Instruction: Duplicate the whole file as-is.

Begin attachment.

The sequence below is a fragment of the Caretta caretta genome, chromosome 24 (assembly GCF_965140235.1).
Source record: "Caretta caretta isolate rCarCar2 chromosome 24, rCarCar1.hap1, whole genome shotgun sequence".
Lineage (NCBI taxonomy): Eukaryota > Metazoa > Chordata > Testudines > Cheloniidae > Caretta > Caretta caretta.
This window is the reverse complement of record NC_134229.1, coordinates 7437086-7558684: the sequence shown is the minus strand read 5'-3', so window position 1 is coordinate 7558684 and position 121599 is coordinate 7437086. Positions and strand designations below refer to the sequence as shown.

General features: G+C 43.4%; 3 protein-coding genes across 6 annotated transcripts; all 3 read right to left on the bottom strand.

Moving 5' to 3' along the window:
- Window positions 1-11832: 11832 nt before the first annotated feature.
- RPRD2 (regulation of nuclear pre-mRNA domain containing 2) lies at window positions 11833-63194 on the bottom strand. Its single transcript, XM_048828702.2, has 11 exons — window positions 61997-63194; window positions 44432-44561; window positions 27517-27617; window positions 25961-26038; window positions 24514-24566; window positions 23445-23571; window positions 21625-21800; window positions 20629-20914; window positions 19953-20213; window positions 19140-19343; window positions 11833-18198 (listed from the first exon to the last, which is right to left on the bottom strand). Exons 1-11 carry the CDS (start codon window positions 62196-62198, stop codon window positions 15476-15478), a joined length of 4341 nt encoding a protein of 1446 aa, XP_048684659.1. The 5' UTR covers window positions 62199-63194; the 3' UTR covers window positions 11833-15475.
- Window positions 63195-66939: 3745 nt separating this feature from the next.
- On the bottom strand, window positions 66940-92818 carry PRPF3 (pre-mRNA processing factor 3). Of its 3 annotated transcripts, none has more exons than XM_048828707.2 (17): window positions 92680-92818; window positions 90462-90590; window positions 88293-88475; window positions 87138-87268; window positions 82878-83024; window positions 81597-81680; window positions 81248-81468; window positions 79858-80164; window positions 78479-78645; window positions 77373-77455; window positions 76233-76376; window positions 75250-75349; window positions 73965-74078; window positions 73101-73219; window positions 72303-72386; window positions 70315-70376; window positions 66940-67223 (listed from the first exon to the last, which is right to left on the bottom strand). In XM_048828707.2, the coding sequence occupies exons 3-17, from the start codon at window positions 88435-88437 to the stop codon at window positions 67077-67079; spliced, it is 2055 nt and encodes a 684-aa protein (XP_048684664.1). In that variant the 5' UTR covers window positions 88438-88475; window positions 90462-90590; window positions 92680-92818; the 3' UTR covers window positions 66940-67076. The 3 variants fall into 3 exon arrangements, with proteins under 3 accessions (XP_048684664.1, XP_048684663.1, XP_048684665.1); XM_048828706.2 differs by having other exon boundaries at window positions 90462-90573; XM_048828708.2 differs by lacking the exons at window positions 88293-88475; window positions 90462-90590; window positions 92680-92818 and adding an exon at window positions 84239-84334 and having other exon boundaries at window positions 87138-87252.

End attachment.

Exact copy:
The sequence below is a fragment of the Caretta caretta genome, chromosome 24 (assembly GCF_965140235.1).
Source record: "Caretta caretta isolate rCarCar2 chromosome 24, rCarCar1.hap1, whole genome shotgun sequence".
Lineage (NCBI taxonomy): Eukaryota > Metazoa > Chordata > Testudines > Cheloniidae > Caretta > Caretta caretta.
This window is the reverse complement of record NC_134229.1, coordinates 7437086-7558684: the sequence shown is the minus strand read 5'-3', so window position 1 is coordinate 7558684 and position 121599 is coordinate 7437086. Positions and strand designations below refer to the sequence as shown.

General features: G+C 43.4%; 3 protein-coding genes across 6 annotated transcripts; all 3 read right to left on the bottom strand.

Moving 5' to 3' along the window:
- Window positions 1-11832: 11832 nt before the first annotated feature.
- RPRD2 (regulation of nuclear pre-mRNA domain containing 2) lies at window positions 11833-63194 on the bottom strand. Its single transcript, XM_048828702.2, has 11 exons — window positions 61997-63194; window positions 44432-44561; window positions 27517-27617; window positions 25961-26038; window positions 24514-24566; window positions 23445-23571; window positions 21625-21800; window positions 20629-20914; window positions 19953-20213; window positions 19140-19343; window positions 11833-18198 (listed from the first exon to the last, which is right to left on the bottom strand). Exons 1-11 carry the CDS (start codon window positions 62196-62198, stop codon window positions 15476-15478), a joined length of 4341 nt encoding a protein of 1446 aa, XP_048684659.1. The 5' UTR covers window positions 62199-63194; the 3' UTR covers window positions 11833-15475.
- Window positions 63195-66939: 3745 nt separating this feature from the next.
- On the bottom strand, window positions 66940-92818 carry PRPF3 (pre-mRNA processing factor 3). Of its 3 annotated transcripts, none has more exons than XM_048828707.2 (17): window positions 92680-92818; window positions 90462-90590; window positions 88293-88475; window positions 87138-87268; window positions 82878-83024; window positions 81597-81680; window positions 81248-81468; window positions 79858-80164; window positions 78479-78645; window positions 77373-77455; window positions 76233-76376; window positions 75250-75349; window positions 73965-74078; window positions 73101-73219; window positions 72303-72386; window positions 70315-70376; window positions 66940-67223 (listed from the first exon to the last, which is right to left on the bottom strand). In XM_048828707.2, the coding sequence occupies exons 3-17, from the start codon at window positions 88435-88437 to the stop codon at window positions 67077-67079; spliced, it is 2055 nt and encodes a 684-aa protein (XP_048684664.1). In that variant the 5' UTR covers window positions 88438-88475; window positions 90462-90590; window positions 92680-92818; the 3' UTR covers window positions 66940-67076. The 3 variants fall into 3 exon arrangements, with proteins under 3 accessions (XP_048684664.1, XP_048684663.1, XP_048684665.1); XM_048828706.2 differs by having other exon boundaries at window positions 90462-90573; XM_048828708.2 differs by lacking the exons at window positions 88293-88475; window positions 90462-90590; window positions 92680-92818 and adding an exon at window positions 84239-84334 and having other exon boundaries at window positions 87138-87252.